Santana, D. D. S., Maruyama, N., and Furukawa, M. C., 2010, “Estimation of Trajectories of Pipeline PIGs Using Inertial Measurements and Nonlinear Sensor Fusion,” 9th IEEE/IAS International Conference on Industry Applications (INDUSCON), IEEE South Brazil Section, Sao Paulo, Brazil, pp. 1–6.
Santana, D. D. S., 2011, “Navegação Terrestre Usando Unidade de Medição Inercial de Baixo Desempenho e Fusão Sensorial com Filtro de Kalman Adaptativo Suavizado,” Ph.D. Dissertation, EPUSP, São Paulo, Brazil.
Bar-Shalom, Y., and Li, X. R., 2001, Estimation with Applications to Tracking and Navigation: Theory, Algorithms and Software, John Wiley and Sons, Hoboken, NJ.
MIDG II INS/GPS Combined Inertial Navigation and GPS Unit, Omni Instruments Inc., 2015, http://www.omniinstruments.co.uk/products/product/moredetails/midg.id107.html, Jan. 2015.

Figures

Grahic Jump Location
Fig. 1

MIDG II INS/GPS unit

Grahic Jump Location
Fig. 2

Path traveled in experiment

Grahic Jump Location
Fig. 3

Odometer simulation from experimental data

Grahic Jump Location
Fig. 4

Speedometer simulation from experimental data

Grahic Jump Location
Fig. 5

Estimation using speedometer only

Grahic Jump Location
Fig. 6

Position and velocity standard deviation

Grahic Jump Location
Fig. 7

100-run Monte Carlo position errors

Grahic Jump Location
Fig. 8

Estimation using speedometer and reference stations that are 500 m spaced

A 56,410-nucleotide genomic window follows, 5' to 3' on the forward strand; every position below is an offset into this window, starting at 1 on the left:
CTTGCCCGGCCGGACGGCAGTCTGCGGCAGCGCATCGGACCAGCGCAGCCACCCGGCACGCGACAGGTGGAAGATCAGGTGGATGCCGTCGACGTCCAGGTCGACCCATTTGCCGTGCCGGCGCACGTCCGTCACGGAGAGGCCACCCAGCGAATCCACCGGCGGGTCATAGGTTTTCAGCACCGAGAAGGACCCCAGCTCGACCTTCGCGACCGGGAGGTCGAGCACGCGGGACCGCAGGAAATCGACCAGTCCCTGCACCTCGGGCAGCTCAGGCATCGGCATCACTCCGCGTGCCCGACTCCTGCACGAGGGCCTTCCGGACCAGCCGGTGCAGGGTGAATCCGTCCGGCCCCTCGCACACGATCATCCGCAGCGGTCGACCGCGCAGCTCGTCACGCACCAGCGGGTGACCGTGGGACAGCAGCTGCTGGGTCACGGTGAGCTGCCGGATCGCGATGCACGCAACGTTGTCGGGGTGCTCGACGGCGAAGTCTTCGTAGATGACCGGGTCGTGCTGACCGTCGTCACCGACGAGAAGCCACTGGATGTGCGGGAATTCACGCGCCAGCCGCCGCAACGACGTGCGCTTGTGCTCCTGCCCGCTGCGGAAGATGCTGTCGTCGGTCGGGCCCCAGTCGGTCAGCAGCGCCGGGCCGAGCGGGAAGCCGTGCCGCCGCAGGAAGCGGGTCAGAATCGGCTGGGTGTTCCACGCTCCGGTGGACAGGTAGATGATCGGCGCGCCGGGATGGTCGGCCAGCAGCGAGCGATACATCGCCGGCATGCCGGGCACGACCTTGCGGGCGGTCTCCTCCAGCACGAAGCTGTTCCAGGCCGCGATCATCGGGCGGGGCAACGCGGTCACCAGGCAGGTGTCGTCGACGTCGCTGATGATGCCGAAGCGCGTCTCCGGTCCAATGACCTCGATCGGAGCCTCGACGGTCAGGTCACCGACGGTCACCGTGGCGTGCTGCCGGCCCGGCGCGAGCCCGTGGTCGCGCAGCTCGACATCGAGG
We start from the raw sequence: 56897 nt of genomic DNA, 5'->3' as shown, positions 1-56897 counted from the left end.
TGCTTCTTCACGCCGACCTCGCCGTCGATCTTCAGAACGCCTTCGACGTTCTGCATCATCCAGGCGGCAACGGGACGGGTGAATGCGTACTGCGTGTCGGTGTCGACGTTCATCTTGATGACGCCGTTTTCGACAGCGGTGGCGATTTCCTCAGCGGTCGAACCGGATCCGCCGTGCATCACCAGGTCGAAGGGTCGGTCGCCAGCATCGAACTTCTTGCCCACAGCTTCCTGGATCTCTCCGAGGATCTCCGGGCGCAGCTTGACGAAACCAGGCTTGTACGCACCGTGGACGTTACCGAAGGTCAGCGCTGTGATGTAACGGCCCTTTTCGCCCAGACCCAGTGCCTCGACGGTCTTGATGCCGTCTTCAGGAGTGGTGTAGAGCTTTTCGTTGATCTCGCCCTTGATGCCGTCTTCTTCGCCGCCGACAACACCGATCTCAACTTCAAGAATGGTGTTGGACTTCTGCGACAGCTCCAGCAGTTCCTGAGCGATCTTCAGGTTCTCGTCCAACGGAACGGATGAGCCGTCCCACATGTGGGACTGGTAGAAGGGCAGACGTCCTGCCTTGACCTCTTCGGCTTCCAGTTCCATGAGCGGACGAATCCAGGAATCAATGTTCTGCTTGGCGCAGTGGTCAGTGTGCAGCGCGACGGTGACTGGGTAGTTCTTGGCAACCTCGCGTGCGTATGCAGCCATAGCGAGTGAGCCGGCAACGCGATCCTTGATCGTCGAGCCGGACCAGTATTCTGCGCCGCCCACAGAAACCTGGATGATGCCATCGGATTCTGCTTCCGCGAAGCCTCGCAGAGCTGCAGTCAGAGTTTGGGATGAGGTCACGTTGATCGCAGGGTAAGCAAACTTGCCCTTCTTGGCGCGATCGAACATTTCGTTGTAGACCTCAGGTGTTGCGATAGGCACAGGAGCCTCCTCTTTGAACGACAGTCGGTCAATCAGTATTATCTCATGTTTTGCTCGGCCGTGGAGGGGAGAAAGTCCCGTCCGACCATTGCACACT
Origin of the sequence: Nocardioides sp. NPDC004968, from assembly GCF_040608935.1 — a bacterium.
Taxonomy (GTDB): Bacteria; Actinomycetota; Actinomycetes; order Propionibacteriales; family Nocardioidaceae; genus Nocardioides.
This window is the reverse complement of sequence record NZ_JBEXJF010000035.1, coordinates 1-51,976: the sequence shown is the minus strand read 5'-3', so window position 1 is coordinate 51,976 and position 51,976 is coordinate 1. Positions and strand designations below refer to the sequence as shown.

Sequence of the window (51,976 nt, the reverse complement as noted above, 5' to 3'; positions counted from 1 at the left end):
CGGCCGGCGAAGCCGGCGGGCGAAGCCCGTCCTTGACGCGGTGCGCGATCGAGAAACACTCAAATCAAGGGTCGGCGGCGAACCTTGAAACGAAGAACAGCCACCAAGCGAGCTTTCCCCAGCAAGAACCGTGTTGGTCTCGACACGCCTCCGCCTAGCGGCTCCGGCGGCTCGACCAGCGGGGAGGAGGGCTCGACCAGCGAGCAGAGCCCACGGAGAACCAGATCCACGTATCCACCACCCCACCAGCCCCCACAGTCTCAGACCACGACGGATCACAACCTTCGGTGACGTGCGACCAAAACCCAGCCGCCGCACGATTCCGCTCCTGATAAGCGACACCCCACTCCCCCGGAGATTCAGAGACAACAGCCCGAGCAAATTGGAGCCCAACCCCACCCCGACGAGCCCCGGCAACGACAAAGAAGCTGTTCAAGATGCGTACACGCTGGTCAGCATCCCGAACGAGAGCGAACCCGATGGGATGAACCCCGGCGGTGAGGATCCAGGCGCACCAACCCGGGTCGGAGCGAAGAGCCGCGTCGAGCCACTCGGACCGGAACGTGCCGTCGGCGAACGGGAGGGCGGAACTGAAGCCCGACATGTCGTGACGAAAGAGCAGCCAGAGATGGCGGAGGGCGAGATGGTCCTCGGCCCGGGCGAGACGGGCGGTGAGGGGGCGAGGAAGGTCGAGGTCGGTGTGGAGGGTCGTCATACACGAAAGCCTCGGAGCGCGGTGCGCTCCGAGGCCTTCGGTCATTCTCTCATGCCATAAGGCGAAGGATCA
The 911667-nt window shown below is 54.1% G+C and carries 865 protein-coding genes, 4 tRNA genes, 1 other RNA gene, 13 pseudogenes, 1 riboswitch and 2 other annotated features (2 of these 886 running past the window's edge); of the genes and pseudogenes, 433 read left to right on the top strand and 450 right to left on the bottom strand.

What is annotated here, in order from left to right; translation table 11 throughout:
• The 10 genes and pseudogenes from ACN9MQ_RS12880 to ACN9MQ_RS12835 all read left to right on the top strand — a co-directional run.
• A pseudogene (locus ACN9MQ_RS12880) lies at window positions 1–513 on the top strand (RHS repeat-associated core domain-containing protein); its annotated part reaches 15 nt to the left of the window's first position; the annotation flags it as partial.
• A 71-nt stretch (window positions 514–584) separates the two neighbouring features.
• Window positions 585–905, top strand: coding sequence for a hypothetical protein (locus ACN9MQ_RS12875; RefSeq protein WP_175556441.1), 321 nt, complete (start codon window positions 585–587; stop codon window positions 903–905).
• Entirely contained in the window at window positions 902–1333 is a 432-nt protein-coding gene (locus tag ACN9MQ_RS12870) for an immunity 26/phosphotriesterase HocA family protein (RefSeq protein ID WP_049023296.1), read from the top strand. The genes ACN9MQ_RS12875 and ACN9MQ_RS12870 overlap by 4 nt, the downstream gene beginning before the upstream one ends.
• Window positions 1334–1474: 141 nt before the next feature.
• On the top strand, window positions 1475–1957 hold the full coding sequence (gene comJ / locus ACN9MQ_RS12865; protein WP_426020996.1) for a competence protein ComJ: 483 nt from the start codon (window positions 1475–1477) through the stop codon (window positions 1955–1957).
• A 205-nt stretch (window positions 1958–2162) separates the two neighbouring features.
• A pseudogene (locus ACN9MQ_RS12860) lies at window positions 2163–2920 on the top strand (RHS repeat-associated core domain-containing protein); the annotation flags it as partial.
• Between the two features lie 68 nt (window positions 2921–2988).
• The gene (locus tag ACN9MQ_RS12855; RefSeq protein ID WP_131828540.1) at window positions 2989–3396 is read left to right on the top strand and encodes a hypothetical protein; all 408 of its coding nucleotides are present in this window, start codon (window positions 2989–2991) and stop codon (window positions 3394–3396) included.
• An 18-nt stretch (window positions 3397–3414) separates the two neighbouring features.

Grahic Jump Location
Fig. 9

Position and velocity standard deviation

Grahic Jump Location
Fig. 10

100-run Monte Carlo position errors

Grahic Jump Location
Fig. 11

Estimation using speedometer and reference stations every 100 m

Grahic Jump Location
Fig. 12

Position and velocity standard deviations

Grahic Jump Location
Fig. 13

100-run Monte Carlo simulation

Grahic Jump Location
Fig. 14

Position estimate using speedometer and update points every 10 m

Grahic Jump Location
Fig. 15

Position and velocity standard deviations

Grahic Jump Location
Fig. 16

Monte Carlo simulation for 100 runs

Tables

Errata

Discussions

Some tools below are only available to our subscribers or users with an online account.

Related Content

Customize your page view by dragging and repositioning the boxes below.

Related Journal Articles
Articles from Part A: Civil Engineering
Related eBook Content
Topic Collections

Sorry! You do not have access to this content. For assistance or to subscribe, please contact us:

  • TELEPHONE: 1-800-843-2763 (Toll-free in the USA)
  • EMAIL: asmedigitalcollection@asme.org
Sign In